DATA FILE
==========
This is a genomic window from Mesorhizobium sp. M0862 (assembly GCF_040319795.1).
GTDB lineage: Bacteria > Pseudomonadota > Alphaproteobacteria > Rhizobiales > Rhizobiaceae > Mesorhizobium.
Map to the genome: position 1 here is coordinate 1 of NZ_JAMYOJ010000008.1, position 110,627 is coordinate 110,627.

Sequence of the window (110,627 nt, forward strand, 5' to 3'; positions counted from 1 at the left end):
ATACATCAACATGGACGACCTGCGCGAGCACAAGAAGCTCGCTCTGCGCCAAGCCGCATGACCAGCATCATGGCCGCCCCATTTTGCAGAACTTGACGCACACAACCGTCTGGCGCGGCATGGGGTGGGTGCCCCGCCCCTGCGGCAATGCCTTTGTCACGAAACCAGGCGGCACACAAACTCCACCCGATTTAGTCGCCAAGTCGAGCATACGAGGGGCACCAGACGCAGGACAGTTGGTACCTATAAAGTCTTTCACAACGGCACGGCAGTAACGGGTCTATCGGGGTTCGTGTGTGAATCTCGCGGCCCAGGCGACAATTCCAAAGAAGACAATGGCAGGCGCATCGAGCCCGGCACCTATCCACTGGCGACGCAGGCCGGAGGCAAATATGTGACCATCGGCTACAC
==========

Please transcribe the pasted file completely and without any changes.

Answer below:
This is a genomic window from Mesorhizobium sp. M0862 (assembly GCF_040319795.1).
GTDB lineage: Bacteria > Pseudomonadota > Alphaproteobacteria > Rhizobiales > Rhizobiaceae > Mesorhizobium.
Map to the genome: position 1 here is coordinate 1 of NZ_JAMYOJ010000008.1, position 110,627 is coordinate 110,627.

Sequence of the window (110,627 nt, forward strand, 5' to 3'; positions counted from 1 at the left end):
ATACATCAACATGGACGACCTGCGCGAGCACAAGAAGCTCGCTCTGCGCCAAGCCGCATGACCAGCATCATGGCCGCCCCATTTTGCAGAACTTGACGCACACAACCGTCTGGCGCGGCATGGGGTGGGTGCCCCGCCCCTGCGGCAATGCCTTTGTCACGAAACCAGGCGGCACACAAACTCCACCCGATTTAGTCGCCAAGTCGAGCATACGAGGGGCACCAGACGCAGGACAGTTGGTACCTATAAAGTCTTTCACAACGGCACGGCAGTAACGGGTCTATCGGGGTTCGTGTGTGAATCTCGCGGCCCAGGCGACAATTCCAAAGAAGACAATGGCAGGCGCATCGAGCCCGGCACCTATCCACTGGCGACGCAGGCCGGAGGCAAATATGTGACCATCGGCTACAC